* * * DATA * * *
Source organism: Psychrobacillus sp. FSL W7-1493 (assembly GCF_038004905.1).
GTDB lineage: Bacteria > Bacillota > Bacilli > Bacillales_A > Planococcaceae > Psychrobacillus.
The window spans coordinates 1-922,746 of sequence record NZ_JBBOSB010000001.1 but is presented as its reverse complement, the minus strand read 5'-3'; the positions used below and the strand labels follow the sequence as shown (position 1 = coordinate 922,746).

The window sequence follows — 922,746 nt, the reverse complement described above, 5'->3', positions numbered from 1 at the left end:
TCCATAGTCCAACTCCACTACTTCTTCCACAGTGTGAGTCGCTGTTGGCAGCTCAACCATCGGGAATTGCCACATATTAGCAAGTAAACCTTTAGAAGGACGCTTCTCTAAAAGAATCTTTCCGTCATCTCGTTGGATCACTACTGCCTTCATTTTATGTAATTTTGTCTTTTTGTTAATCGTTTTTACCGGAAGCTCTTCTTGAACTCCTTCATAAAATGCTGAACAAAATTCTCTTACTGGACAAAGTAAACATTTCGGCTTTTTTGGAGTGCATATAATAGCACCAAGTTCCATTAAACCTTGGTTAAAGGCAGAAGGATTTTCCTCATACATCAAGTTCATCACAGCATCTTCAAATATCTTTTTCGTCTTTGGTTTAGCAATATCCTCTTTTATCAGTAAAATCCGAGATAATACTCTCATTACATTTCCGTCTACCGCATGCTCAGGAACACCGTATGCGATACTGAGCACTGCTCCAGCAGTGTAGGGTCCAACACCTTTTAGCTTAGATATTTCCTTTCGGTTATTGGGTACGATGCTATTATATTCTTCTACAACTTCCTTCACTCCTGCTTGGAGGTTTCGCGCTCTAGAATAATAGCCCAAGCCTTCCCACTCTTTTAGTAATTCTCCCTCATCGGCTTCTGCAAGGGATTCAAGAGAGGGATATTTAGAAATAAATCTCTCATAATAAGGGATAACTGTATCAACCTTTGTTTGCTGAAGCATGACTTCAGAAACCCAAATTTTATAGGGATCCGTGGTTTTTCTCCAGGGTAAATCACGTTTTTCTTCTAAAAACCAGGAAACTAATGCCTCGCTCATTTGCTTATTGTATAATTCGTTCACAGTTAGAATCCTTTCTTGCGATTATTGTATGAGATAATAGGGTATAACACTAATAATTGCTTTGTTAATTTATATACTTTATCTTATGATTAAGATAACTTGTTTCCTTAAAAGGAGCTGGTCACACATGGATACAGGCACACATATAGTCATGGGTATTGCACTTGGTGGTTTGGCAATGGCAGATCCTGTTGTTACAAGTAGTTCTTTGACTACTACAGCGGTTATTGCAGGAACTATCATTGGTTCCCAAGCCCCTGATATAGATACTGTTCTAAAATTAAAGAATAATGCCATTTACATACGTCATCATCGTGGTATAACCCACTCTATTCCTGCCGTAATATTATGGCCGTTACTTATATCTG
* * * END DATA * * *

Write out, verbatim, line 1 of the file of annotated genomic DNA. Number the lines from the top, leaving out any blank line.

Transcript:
Source organism: Psychrobacillus sp. FSL W7-1493 (assembly GCF_038004905.1).